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You probably heard me say (along with a lot of other folks) that you need a good recovery strategy, not just a good backup strategy. The thought here is that you’re not backing up for it’s own sake, you’re taking the backup in case you need to restore data. Since that’s the ultimate goal, you should, as the golfers say, “play the shot all the way through”, or take your backup strategy to it’s final result – a good restoration.
As part of that strategy, you should make sure that you protect the backup files. That means backing the databases up to a secure drive other than where the databases are stored in the first place. This protects you against a single drive failing and taking out not only the data but the means to restore it.
If you back up to the same drive where the data is stored, just make sure that the next step in your automated process is to copy the backup somewhere else. Of course, if you back up to tape, you’ve avoided this problem.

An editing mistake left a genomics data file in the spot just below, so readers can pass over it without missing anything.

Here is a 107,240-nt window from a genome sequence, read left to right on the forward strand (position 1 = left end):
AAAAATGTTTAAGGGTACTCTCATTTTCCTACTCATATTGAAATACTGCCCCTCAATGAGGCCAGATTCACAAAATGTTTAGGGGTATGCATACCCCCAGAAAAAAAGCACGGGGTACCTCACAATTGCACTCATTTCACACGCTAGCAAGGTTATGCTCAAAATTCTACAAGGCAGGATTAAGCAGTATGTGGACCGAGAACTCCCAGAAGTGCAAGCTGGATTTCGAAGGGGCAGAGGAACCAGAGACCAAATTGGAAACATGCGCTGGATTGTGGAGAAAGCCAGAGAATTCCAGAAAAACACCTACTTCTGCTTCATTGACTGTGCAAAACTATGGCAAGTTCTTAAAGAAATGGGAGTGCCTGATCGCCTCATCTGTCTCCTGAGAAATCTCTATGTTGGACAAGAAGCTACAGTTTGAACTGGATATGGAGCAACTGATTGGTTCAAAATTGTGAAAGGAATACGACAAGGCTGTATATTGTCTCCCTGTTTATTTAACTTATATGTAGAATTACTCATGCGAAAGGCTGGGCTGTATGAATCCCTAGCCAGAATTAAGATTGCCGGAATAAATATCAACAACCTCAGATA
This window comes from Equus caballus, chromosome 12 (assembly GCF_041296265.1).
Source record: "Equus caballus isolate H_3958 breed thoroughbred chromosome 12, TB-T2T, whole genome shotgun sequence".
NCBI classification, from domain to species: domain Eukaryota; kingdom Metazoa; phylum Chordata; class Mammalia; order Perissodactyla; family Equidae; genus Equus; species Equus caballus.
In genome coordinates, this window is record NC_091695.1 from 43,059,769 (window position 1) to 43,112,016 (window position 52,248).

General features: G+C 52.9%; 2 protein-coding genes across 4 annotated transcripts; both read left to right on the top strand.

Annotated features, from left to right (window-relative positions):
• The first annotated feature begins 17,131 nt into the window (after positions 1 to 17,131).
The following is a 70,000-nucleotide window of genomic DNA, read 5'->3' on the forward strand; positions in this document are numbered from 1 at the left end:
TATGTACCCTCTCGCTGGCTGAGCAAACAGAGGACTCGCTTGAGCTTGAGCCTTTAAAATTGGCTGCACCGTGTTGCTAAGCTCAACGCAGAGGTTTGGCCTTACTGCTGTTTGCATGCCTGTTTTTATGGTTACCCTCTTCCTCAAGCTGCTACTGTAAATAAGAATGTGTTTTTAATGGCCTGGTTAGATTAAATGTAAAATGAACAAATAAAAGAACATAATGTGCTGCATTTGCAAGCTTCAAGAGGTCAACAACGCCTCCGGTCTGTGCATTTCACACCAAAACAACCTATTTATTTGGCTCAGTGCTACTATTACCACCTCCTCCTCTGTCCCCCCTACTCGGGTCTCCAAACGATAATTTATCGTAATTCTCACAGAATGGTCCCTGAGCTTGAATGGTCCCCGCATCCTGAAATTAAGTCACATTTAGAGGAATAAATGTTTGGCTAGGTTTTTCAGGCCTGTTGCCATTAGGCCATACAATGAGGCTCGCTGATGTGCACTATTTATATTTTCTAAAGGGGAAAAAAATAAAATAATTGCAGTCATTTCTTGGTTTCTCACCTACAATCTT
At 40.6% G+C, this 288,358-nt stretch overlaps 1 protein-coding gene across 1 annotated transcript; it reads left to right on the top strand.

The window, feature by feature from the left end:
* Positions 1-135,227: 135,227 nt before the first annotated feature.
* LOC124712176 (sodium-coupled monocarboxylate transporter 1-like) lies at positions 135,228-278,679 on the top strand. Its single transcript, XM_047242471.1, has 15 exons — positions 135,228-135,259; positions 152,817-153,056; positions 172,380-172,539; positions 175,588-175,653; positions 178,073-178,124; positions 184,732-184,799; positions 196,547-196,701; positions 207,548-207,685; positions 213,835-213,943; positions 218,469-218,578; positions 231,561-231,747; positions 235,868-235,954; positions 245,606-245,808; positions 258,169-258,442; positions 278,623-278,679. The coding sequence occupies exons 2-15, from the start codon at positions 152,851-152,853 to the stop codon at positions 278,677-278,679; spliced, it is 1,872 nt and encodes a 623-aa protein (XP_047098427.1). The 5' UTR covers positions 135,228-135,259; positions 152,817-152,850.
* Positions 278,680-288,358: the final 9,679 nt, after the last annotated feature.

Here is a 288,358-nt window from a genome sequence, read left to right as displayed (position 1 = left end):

But it doesn’t end there. Even if you back up to tape, you aren’t safe if you store that tape in the same building as the server. If the building has a flood or fire, once again your data and the means to restore it are in the same place.
So what you should do is back up your server, copy that to tape, and then send the tapes off-site to a secure location (there are services for this) so that you can recover no matter what happens. Oh, and document the server, tape software, and tape drive system so that you can replace that too if the building has a catastrophe.
And as always, make sure this is a documented process that your company knows, and that they know how long you think it would be to bring it all back from zero. And as always, it’s always a good idea to perform a “test run” on a recovery scenario. It can be a real eye-opener.